Professor Achatz

Life, on the Line: A Chef's Story of Chasing Greatness, Facing Death, and Redefining the Way We Eat BY Grant Achatz, Nick Kokonas. Gotham. Hardcover, 400 pages. $27.

The cover of Life, on the Line: A Chef's Story of Chasing Greatness, Facing Death, and Redefining the Way We Eat

I am not the sort of person who would ordinarily elect to dine at Grant Achatz’s radical Chicago restaurant Alinea, which features “mischievous science-project cooking,” as New York Times restaurant critic Sam Sifton recently described it. I am generally put off by meals that are as much pyrotechnics as pleasure. I am not interested in dried crème brûlée, which appeared on Achatz’s first menu, and I find his description of angelica branches filled with apple puree—one element of the twenty-six-course dinner he prepared for a former Chicago Tribune food writer and his friend—more obnoxious, not to mention exhausting, than enticing:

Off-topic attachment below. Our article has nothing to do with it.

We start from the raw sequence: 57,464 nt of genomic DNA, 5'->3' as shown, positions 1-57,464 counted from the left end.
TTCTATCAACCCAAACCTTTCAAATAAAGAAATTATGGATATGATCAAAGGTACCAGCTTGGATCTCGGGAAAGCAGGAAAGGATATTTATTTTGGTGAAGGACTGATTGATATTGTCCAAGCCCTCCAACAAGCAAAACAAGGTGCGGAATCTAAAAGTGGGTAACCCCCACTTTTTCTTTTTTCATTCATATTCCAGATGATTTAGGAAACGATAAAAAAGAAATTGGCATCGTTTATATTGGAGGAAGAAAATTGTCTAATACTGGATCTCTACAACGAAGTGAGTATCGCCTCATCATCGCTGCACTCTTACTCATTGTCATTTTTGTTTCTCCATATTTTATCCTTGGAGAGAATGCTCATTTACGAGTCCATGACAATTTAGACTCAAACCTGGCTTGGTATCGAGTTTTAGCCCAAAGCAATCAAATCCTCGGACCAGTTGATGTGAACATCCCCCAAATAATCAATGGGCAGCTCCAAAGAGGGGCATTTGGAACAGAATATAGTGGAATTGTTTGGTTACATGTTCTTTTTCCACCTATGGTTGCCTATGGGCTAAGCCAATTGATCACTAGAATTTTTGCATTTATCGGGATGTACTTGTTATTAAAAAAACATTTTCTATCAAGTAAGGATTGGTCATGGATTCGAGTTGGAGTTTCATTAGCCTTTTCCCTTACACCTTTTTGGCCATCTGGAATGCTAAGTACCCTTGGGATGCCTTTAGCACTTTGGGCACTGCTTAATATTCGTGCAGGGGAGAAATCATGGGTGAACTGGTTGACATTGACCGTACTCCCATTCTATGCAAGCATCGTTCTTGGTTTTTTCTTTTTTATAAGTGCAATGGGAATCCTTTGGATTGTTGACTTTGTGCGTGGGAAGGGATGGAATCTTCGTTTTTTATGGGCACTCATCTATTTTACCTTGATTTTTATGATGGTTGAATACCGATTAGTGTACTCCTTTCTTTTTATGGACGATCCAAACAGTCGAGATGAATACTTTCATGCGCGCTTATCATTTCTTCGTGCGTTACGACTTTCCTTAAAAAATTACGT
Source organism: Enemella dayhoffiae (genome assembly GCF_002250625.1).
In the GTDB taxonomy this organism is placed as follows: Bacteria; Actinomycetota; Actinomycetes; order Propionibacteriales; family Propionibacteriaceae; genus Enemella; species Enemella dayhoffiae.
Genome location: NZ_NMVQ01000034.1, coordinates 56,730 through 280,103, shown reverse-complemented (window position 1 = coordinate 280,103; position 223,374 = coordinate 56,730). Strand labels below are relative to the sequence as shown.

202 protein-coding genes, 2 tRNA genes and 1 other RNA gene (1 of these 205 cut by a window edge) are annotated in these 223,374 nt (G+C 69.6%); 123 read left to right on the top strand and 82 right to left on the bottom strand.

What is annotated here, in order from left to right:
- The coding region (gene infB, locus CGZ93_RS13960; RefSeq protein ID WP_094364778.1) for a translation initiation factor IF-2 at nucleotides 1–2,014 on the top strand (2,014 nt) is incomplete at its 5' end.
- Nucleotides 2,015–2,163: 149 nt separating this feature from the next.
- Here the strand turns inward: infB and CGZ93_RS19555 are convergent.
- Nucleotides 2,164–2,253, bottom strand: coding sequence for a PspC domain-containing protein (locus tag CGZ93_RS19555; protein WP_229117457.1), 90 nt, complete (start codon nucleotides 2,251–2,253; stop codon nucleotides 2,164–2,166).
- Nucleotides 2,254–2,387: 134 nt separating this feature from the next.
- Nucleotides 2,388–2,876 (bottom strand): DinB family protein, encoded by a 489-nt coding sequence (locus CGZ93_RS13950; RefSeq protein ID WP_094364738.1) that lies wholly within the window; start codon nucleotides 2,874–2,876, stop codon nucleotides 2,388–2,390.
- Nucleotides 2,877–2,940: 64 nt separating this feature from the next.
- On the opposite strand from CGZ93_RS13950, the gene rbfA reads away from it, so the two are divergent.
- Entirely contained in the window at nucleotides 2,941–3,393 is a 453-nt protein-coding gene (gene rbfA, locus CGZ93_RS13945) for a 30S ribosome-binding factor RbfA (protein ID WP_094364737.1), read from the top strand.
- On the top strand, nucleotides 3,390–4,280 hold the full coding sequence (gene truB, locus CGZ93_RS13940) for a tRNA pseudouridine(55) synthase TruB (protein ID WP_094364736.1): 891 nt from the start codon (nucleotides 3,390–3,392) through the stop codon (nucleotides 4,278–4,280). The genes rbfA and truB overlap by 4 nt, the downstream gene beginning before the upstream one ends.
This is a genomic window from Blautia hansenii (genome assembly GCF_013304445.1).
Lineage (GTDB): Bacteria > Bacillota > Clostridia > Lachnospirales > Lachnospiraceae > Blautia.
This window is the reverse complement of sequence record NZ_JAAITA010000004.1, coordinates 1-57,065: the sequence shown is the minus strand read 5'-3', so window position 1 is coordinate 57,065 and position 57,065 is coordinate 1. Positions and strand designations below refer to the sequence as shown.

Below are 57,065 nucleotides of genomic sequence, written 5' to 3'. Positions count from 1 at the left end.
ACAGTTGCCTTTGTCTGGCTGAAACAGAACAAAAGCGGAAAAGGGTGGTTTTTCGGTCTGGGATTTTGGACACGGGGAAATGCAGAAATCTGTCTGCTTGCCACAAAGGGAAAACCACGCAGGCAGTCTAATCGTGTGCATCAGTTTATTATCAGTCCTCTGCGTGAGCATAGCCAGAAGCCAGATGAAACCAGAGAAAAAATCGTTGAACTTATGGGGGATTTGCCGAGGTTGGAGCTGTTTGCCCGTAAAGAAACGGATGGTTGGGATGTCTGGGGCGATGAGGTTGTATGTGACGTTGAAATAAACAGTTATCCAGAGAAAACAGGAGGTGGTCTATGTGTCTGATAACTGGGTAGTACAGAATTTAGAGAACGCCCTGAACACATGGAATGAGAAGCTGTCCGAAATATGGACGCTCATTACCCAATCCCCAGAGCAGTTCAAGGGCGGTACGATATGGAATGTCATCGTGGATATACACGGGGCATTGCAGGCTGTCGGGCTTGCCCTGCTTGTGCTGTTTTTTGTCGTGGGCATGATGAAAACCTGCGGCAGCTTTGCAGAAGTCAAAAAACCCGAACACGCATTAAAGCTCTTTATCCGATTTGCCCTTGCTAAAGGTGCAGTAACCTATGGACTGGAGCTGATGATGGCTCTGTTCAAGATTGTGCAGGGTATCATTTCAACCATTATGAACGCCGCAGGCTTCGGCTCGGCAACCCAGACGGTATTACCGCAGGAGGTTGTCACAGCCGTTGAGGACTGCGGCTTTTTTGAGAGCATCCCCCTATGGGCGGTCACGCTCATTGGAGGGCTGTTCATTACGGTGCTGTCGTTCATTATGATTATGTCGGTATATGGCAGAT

Historically, the plant’s hollow stems had been used as straws for cocktails, perfuming the beverage with their celery-like aroma. So it seemed natural to honor that tradition and have Bill slurp something through the cleaned-up branches. I began removing the plants from the jug with the intent of snipping away the leaves and paring them down to a single straw, when I stopped. They looked like flowers in a vase, they were alive, and they were a part of that small farm in Michigan. We needed to serve them that way. In fact, that needed to be the entire point of the course. After a brief description from the maître d’ Chris Gerber, my go-to front-of-house guy, I wanted Bill and David to remove the branches from the glass vase that we would serve them in, contemplate the angelica, its history in gastronomy, and hear about Kate and her tiny farm five hours away. What I put inside for them to eat was almost irrelevant.